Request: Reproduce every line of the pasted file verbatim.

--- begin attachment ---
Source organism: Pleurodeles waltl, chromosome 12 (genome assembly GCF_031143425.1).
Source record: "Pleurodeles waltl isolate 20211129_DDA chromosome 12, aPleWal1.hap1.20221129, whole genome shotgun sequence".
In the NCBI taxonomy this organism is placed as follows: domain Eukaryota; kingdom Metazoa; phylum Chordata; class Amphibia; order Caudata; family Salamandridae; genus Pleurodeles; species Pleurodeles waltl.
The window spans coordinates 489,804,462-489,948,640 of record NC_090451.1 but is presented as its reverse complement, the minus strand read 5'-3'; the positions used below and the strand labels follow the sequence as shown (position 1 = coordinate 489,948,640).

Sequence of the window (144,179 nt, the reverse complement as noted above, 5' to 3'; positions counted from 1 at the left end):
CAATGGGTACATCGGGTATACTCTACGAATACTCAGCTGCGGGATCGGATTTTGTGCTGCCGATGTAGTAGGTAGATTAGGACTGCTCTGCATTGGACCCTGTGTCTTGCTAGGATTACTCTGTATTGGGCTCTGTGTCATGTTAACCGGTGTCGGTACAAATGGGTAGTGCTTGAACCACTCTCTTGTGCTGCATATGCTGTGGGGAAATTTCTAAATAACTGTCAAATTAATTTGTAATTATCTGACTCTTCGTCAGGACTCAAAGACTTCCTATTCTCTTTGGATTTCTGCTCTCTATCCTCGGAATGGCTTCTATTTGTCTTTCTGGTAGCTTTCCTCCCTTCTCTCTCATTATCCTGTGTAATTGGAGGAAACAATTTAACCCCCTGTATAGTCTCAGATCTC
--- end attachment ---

Source organism: Pleurodeles waltl, chromosome 12 (genome assembly GCF_031143425.1).
Source record: "Pleurodeles waltl isolate 20211129_DDA chromosome 12, aPleWal1.hap1.20221129, whole genome shotgun sequence".
In the NCBI taxonomy this organism is placed as follows: domain Eukaryota; kingdom Metazoa; phylum Chordata; class Amphibia; order Caudata; family Salamandridae; genus Pleurodeles; species Pleurodeles waltl.
The window spans coordinates 489,804,462-489,948,640 of record NC_090451.1 but is presented as its reverse complement, the minus strand read 5'-3'; the positions used below and the strand labels follow the sequence as shown (position 1 = coordinate 489,948,640).

Sequence of the window (144,179 nt, the reverse complement as noted above, 5' to 3'; positions counted from 1 at the left end):
CAATGGGTACATCGGGTATACTCTACGAATACTCAGCTGCGGGATCGGATTTTGTGCTGCCGATGTAGTAGGTAGATTAGGACTGCTCTGCATTGGACCCTGTGTCTTGCTAGGATTACTCTGTATTGGGCTCTGTGTCATGTTAACCGGTGTCGGTACAAATGGGTAGTGCTTGAACCACTCTCTTGTGCTGCATATGCTGTGGGGAAATTTCTAAATAACTGTCAAATTAATTTGTAATTATCTGACTCTTCGTCAGGACTCAAAGACTTCCTATTCTCTTTGGATTTCTGCTCTCTATCCTCGGAATGGCTTCTATTTGTCTTTCTGGTAGCTTTCCTCCCTTCTCTCTCATTATCCTGTGTAATTGGAGGAAACAATTTAACCCCCTGTATAGTCTCAGATCTC